I am not going to assume that everyone reading this knows what the sternum checker is, so here are some photos. You’ll notice immediately that there is a wide variety of things called “sternum checker,” but this isn’t an op-ed about standardization of obstacles. Not yet anyways.
January 2017 marked the end of an era as the Tough Guy Race in the UK put on its last event. In reading about it and watching videos I began thinking about the idea of “Toughness” and how this notion of being “tough” or at least trying to teach this attribute has actually spawned the entire industry of obstacle racing (OCR). In fact, this belief that an OCR is basically a sport of suffering is eloquently described in detail in Scott Keneally’s documentary Rise of the Sufferfests. Tough Mudder has doubled, actually quadrupled down on this idea with their creation of the Tougher Mudder, Toughest Mudder, and the World’s Toughest Mudder events. The question is what does it really mean to be “tough”?
2017’s OCR Championships line-up is scheduled to be the same. World’s Toughest Mudder will be in Las Vegas for its fourth year, Spartan Race in Tahoe for its third year and OCR World Championship in Blue Mountain Canada for its second year. While some were ecstatic at the news, others seemed disappointed hoping for a new venue. I even heard several “Well it has to move overseas otherwise it is not a real world championship” and "They need to change locations next year."
Spartan Race is a physical and mental challenge. It is also a test of one’s character. The rules of Spartan Race are tough, but clear. No outside assistance. No cutting distance. Attempt every obstacle. If you fail an obstacle, do 30 burpees. Fail the burpees? Resign from the race. These clearly stated rules make the completion of the race an intense challenge, and victory a true accomplishment. This is no “fun run,” this is a test of your overall fortitude, and you pay to endure it.
When I got into obstacle course racing, running and endurance events I did it for me and me alone. I did it first to challenge myself physically because growing up I wasn’t super athletic, but my parents made sure I got a taste of sports. I did gymnastics for a while until I couldn’t get any more due to financial strains on my parents. That was a sad time. I loved it, but after so many injuries I started on my fitness journey once again. It wasn’t to lose weight, in fact, I would do anything to gain weight as I was always thin. It was more to have a balance between a demanding job and life.
An epic endurance race of incredible distances in harsh conditions, although filmed weeks earlier the rest of America is just getting a glimpse of it now. Unknown to many, this event has been going on for years attracting local participants as well as those from across the globe. This year is different, though. It is the first year televised, but not just by any television channel; a primary network has picked it up for airing.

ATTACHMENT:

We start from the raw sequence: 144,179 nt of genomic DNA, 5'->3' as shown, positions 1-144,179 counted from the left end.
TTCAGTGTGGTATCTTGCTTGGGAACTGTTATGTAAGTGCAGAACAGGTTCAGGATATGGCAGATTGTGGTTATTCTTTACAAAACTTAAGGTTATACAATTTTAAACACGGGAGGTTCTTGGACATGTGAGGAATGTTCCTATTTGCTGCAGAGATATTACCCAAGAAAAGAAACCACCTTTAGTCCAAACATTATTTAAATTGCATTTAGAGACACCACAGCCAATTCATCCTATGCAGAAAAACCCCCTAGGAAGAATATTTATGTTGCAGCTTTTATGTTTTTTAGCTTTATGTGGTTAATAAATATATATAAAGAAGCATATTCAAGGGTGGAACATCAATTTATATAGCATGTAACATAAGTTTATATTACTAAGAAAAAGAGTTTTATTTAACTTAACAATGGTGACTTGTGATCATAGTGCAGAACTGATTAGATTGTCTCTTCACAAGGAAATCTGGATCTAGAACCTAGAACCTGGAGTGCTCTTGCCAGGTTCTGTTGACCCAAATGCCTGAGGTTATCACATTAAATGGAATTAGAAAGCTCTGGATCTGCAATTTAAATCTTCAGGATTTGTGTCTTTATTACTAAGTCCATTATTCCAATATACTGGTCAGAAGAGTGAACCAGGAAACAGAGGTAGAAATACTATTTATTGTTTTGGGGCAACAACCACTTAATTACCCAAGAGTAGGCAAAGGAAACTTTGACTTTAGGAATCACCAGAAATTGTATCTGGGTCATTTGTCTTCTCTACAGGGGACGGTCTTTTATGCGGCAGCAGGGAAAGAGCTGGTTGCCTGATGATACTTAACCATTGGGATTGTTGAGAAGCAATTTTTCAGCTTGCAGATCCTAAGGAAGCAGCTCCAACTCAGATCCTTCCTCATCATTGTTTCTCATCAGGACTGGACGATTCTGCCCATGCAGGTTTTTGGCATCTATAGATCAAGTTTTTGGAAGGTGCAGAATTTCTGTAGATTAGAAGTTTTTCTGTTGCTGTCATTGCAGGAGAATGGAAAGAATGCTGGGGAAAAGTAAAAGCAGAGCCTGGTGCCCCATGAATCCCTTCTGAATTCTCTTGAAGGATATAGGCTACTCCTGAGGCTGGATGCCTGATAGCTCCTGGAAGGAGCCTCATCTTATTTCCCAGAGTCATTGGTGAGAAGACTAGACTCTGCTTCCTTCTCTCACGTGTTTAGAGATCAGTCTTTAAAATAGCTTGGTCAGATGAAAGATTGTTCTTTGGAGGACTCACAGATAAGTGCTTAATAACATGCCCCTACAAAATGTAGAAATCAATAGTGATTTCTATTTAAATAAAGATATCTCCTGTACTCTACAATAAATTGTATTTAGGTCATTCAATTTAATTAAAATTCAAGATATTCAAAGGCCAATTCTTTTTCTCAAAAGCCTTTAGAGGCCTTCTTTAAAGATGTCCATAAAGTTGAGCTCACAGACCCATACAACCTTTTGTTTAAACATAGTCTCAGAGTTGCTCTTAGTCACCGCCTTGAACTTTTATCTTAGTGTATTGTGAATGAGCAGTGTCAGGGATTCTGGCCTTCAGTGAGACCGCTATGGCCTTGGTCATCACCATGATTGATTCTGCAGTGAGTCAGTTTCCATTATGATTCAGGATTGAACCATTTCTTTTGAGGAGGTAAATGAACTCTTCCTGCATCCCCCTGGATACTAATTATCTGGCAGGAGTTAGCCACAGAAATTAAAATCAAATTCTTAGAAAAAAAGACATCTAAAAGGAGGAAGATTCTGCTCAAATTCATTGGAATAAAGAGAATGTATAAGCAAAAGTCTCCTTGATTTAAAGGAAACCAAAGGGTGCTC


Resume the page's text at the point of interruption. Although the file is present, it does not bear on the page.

This holiday season, sometimes figuring out the gift for the OCR loved one in your life can be a challenge. While the number of companies that produce OCR related gear continues to grow wading through it all can be challenging. We asked our team at Mud Run Guide what is on their OCR gear wishlist this year. Also what they are looking to give their loved ones. Hopefully, our wishlists help you get some new ideas for your loved ones.
Last year I compared World’s Toughest Mudder (WTM) 2014 with 2015. Since another year has passed in the same location, new athletes to the WTM course probably want to know how this year compared to the last two years in Vegas. Here is a quick rundown by topic with my two cents thrown into the mix.
I recently spent a lot of time on airplanes so I took all the results and data from this year’s Obstacle Course Racing World Championships and calculated all the statistics for pass/fail rates. I’m going to go out on a limb and state that one of the obstacles this year has created an industry first. But first, the statistics. The numbers of competitors including pass/fail information was taken directly from the timing data gathered by Chosen USA, this year’s official timing company.
In case you missed it, recently at the Spartan World Championship, Spartan made (what I viewed) as a big deal about having United States Anti-Doping Agency (USADA) at their event. Instead of drug testing, like I expected them to, they were there just to inform all the elite athletes of the rules. A definite step in the right direction, although I think I would have preferred informing and testing all in one move.